Joaquín Guzmán

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Joaquín Guzmán
El Chapo.jpg
Born
Joaquín Archivaldo Guzmán Loera

(1957-04-04) 4 April 1957 (age 62)
Other names
  • El Chapo (The Shorty)
  • El Rápido
OccupationLeader of Sinaloa Cartel
Farmer (claimed)[1]
Net worthU.S. $4 billion (2016 estimate)
Height168 cm (5 ft 6 in)
Weight91 kg (201 lb)
PredecessorMiguel Ángel Félix Gallardo
SuccessorIsmael Zambada García
Criminal statusOn trial at the United States District Court for the Eastern District of New York
Spouse(s)
Relatives
Criminal chargeMurder, money laundering, drug trafficking, racketeering, organized crime
Reward amount
Mexico: US$3.8 million[2]
United States: US$5 million[3]
Capture status
1st capture: 9 June 1993
2nd capture: 22 February 2014
3rd capture: 8 January 2016
Wanted by
Attorney General of Mexico and the US Drug Enforcement Administration
Wanted since2001 (Prior to 2014 incarceration)
Escaped1st escape: 19 January 2001
2nd escape: 11 July 2015

Joaquín Archivaldo Guzmán Loera (/ˈɡzmɑːn/;[4] Spanish: [xoaˈkin aɾtʃiˈβaldo ɣusˈman loˈeɾa]; born 4 April 1957)[5] is a Mexican drug lord who headed the Sinaloa Cartel, a criminal organization named after the Mexican Pacific coast state of Sinaloa where it was initially formed.

Loera is known as "El Chapo Guzmán" ("Shorty Guzmán") for his 1.68 m (5 ft 6 in) height. He became Mexico's top drug kingpin in 2003 after the arrest of his rival Osiel Cárdenas of the Gulf Cartel. He was thought to be one of the "most powerful drug traffickers in the world" by the United States Department of the Treasury.[6][7]

Guzmán was once again arrested by Mexican authorities in Mexico on February 22, 2014. He was found in a beach resort in Mazatlan, but details of the arrest have not been revealed.[8] On January 8, 2016, Guzmán was captured at the coastal city of Los Mochis, in northern Sinaloa, following a gun battle by the Mexican Navy.[9]

He was extradited to the United States on 19 January 2017 to face criminal charges related to his leadership of the Sinaloa Cartel.[10] He was found guilty by a jury in Brooklyn on 12 February 2019 of all drug trafficking counts and is scheduled for life imprisonment.[11]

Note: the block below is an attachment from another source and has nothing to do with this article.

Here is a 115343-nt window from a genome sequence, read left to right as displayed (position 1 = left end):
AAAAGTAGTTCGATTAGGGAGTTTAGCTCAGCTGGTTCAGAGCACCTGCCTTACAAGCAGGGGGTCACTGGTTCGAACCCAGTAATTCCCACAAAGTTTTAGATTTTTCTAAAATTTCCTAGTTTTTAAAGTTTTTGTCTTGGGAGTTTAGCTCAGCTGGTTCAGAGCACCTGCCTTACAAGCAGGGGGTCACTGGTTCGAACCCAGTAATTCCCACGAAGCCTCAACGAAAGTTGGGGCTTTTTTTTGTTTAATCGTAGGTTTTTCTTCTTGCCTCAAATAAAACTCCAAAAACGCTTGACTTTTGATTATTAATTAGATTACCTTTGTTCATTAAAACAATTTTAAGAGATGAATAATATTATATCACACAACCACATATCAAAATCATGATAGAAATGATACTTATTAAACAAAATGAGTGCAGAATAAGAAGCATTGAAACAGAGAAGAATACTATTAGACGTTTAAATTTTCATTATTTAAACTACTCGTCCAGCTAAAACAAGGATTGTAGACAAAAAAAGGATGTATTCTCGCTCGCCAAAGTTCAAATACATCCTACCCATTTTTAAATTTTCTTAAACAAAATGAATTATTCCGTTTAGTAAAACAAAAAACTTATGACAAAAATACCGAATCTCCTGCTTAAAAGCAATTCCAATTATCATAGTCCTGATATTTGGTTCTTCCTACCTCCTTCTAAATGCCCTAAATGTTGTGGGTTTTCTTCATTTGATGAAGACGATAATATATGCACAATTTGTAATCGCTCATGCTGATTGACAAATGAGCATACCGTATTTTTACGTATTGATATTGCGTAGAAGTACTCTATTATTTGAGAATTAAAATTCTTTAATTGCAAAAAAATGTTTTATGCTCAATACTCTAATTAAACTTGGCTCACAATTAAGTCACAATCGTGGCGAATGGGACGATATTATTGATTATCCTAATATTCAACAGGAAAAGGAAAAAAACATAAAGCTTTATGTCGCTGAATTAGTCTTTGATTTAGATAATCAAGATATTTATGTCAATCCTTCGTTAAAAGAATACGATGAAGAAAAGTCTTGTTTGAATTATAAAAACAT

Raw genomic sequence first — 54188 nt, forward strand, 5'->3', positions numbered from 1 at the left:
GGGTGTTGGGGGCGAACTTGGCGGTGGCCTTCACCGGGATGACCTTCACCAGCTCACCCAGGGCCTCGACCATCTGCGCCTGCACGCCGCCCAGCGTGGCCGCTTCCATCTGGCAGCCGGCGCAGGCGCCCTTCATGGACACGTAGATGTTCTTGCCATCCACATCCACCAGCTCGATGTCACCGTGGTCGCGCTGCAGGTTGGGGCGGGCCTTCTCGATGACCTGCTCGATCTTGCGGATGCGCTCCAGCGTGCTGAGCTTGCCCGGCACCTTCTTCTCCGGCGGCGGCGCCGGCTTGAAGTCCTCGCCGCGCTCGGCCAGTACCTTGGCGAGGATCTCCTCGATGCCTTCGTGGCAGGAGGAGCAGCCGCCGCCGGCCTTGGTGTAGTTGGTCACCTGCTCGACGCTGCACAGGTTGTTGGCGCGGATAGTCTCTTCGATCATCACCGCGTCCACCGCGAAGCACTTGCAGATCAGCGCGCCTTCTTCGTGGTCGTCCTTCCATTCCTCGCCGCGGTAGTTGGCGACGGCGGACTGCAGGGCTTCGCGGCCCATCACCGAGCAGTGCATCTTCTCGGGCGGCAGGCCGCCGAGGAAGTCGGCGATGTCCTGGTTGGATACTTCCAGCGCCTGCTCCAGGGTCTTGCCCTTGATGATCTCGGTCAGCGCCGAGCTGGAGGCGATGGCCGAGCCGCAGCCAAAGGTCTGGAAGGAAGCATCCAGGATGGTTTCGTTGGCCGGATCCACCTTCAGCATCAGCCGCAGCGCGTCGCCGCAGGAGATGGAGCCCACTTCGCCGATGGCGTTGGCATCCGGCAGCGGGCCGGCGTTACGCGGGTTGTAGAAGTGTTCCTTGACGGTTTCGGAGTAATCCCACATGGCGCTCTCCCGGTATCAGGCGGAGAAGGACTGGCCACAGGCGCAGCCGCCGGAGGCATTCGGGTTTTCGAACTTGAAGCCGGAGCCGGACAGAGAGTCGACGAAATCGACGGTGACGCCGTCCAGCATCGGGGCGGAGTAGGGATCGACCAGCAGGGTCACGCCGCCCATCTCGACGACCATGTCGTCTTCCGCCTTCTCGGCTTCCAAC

References[change | change source]

  1. Michael B Kelley (March 31, 2014). "The World's Most Notorious Drug Kingpin: 'I'm A Farmer'". Business Insider. Retrieved July 7, 2018.
  2. "Mexico offers $3.8m reward in hunt for escaped drug lord". BBC News. 13 July 2015. Retrieved 14 July 2015.
  3. "Narcotics Rewards Program: Joaquín Guzmán-Loera". U.S. Department of State. 2015. Retrieved 11 February 2016.
  4. "Drug kingpin 'El Chapo' Guzman arrested in Mexico"
  5. Beith, Malcolm (17 July 2015). "5 Things You Didn't Know About El Chapo". time.com. Retrieved 12 February 2016.
  6. "Califica EU a "El Chapo" como el narco más poderoso del mundo". Milenio. January 10, 2012. Retrieved January 11, 2012.
  7. Otero, Silvia. "EU: "El Chapo" es el narco más poderoso del mundo". El Universal. Retrieved January 11, 2012.
  8. "Drug lord "El Chapo" Guzman captured in Mexico, reporter says". Fox News.com. Retrieved February 22, 2014.
  9. Schuppe, Jon (8 January 2016). "El Chapo: Notorious Mexican Drug Kingpin Captured by Authorities". NBC News. Retrieved 2016-01-08.
  10. "Joaquin 'El Chapo' Guzman Being Extradited to the US". Retrieved 19 January 2017.
  11. Feuer, Alan (February 12, 2019). "El Chapo Convicted in Trial That Revealed Drug Cartel's Brutality and Corruption". New York Times.

Other websites[change | change source]